Auditor General (AG) Deodat Sharma will launch a forensic audit of the Georgetown Mayor and City Council into millions of dollars in funds provided by Central Government since 2015.
The AG’s decision came when city treasurer, Ron McCalmont, who is legally the financial reporting officer for the council, was absent from yesterday’s Public Accounts Committee (PAC) meeting held at Parliament Buildings.
His absence was reportedly due to a doctor’s appointment.
The PAC meeting which was chaired by People’s Progressive Party (PPP) Member of Parliament Irfaan Ali, scrutinised expenditure allocated by Parliament for the Ministry of Communities.
Deputy Treasurer of M&CC, John Douglas, was summoned to the PAC meeting to answer questions in relation to the missing financial statements, but he could not provide proper information on monies expended by the M&CC.
The PAC noted that state auditors have not received vouchers, statements of expenditure or any piece of document that he can verify that City Hall spent $173.5M.
This amount included, Kitty Market, $60M; constabulary training school, $23.9M; city engineer building, $13.5M; constabulary headquarters, $12.9M; Albouystown clinic, $21.5M; and office equipment and furniture, $42.1M.
PAC member and PPP MP, Juan Edghill, raised questions relating to 2016 that the PAC has been seeking to verify.
“We have all of these discrepancies that we couldn’t get answers so I’m not surprised that the treasurer was sick today because that is a lot of weight to carry around; burdensome,” Edghill stated.
According to Edghill, of greater concern is the auditors being unable to find the contracts and the vouchers in one instance, and the furniture can’t be physically verified.
“If I leave Public Accounts and say the Mayor and City Council has misappropriated $42 million, would I be factually correct? They can’t account for it. They say they buy furniture, you can’t see the furniture; you can’t see the contract; you can’t see the payment voucher; you don’t have a cheque to show that it was paid. Where this money went, thin air?” Edghill questioned.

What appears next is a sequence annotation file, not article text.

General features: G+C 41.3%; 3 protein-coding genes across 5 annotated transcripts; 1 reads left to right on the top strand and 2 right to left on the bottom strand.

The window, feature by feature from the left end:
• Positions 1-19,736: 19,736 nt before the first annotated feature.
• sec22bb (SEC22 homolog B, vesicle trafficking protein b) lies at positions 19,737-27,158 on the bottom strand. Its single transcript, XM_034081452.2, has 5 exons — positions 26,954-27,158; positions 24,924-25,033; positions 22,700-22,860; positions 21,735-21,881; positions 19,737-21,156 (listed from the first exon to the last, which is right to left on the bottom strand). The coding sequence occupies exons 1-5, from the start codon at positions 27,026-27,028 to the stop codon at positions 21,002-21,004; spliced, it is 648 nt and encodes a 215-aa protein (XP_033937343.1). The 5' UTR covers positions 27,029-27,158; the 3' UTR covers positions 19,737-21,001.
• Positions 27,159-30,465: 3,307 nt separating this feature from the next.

Permanent Secretary of the Ministry of Communities, Emil McGarrell told the PAC that the Ministry has provided internal auditors to assist the
M&CC and other efforts, which have not produced results.
Edghill’s colleague and PAC Member, Nigel Dharamlall, called on the AG’s office to conduct the forensic audit similar to what was done at the Guyana Elections Commission (GECOM).
Sharma said that his office has been awaiting the supply of the documents for several months.
He explained that the forensic audit can proceed in the absence of the requested financial documents. Using powers under the forensic audit regulations, Sharma could decide to submit his findings to the police and subsequently the Director of Public Prosecution for criminal investigations.
“A forensic audit is a special investigation and they [City Hall] will be forced to provide the information. If I am not satisfied at the end of the investigation I can take the report directly to the DPP or via the police,” Sharma stated.
The PAC also raised questions about close to $600M paid to garbage contractors at the end of last year since the M&CC, which is struggling to provide financial information, supplied the Ministry with documents for payment.
And then there is $300M allotted for Georgetown restoration programme in 2015. Some $6.2M was expended to purchase a double cab pick-up for the city police; $52.1M for debushing the Le Repentir Cemetery and $241.6M for the restoration of Georgetown.
Some 2012 payment vouchers were examined and several discrepancies observed.
Auditors found 167 instances totalling $159.9 M where there was no evidence of the payment vouchers.
There were instances where approval by the city treasurer was not seen on 140 payment vouchers totalling $143.7M; no evidence of the city’s financial committee approving 48 payments totalling $48.4M; no evidence of receipt or payee acknowledgement for a payment of $750,000 to a contractor and the basis of award of several contracts for the weeding or parapet, desilting of drains and cutting down of trees.
Dharamlall noted that despite the Treasurer and Town Clerk being the statutory officers and naturally holding statutory responsibilities, the decisions executed by those officers are usually approved or are decisions of the council.
“I think from the Mayor and Councillors they have authority over this matter and they need to also be accountable for it,” Dharamlall noted.
The revelations come at a time when the Council is preparing to hold elections for Mayor and Deputy Mayor next month and by the end of the year, councillors will return to the polls hoping to be re-elected.
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